The ability to reach students cheaply and efficiently is the great promise of online education, especially with the proliferation of broadband Internet access even in many rural parts of the state.
The man in charge of the UA System's efforts to capitalize on the advance of technology is Dan Ferritor, the former chancellor of the University of Arkansas at Fayetteville who is now the system's vice president for academic affairs. He said Arkansas is currently mid-pack as far as its use of online education technology.
"I don't think we're the heaviest user, and I don't think we're the lightest user," he said. "I think we're a state that is recognizing the importance of online education."
But while the UA system is bullish toward online education, it isn't mandating from the top down. Ferritor said each campus is being allowed to implement it as the schools see fit.
Nor is there a statewide mandate. Shane Broadway, the interim director of the Arkansas Department of Higher Education, said that each public university or college within the state makes its own call on whether, and how much, to use online courses. But the state does require students to have some presence on an Arkansas campus, he noted.
"We do have a policy in terms of the higher education funding formula," said Broadway. Students "have to have at least one class on the campus to receive credit under the funding formula. Basically, that's so you're not getting a bunch of out-of-state students who never set foot in Arkansas."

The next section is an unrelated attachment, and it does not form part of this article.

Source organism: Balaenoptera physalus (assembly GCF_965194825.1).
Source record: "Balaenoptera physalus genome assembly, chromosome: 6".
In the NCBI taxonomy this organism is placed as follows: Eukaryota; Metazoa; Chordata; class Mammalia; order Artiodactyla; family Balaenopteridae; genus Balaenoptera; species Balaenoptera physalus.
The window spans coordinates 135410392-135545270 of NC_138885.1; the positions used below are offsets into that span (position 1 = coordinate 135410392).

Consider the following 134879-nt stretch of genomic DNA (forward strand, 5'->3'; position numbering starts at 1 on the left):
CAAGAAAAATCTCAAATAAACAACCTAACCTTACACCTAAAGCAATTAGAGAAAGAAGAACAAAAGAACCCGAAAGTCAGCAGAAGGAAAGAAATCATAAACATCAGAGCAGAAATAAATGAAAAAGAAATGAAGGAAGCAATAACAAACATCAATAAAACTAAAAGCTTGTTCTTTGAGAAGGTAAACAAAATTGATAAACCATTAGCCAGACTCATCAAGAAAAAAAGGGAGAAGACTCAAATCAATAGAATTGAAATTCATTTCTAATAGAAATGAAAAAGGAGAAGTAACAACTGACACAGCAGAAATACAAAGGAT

Early concerns about the quality of education imparted through online courses have eased, Broadway said, as the "checks and balances" have been improved. He noted that Arkansas State University, which offers an MBA program that is entirely online, had been among those making improvements to the credibility of the system.
The director of ASU's three-year-old online MBA program is Karen McDaniel, who came to the campus in August and has been busy promoting it to businesses both within the region and in neighboring states. She said that one way the university addressed the question of quality was to take on developing the program itself, with the business faculty and IT staff collaborating.
"Instead of outsourcing the technology, they do it all at ASU," McDaniel said. "All the courses have the same look, touch and feel throughout the entire program."
The program got a boost this year when U.S. News & World Report, in its first ranking of online MBA programs, placed ASU among the top such programs in the country and ranked its faculty No. 1 in terms of credentials and training. McDaniel said the school hopes to enroll 50 new students each semester for the next year.
"Our faculty is on board with this; our technology staff is on board with it. It really is a great team effort," she said.
Charles L. "Chuck" Welch, president of the ASU System, said that the feedback from the business community - the folks who will be hiring newly minted MBAs or sending their employees out to get an online degree - has been positive.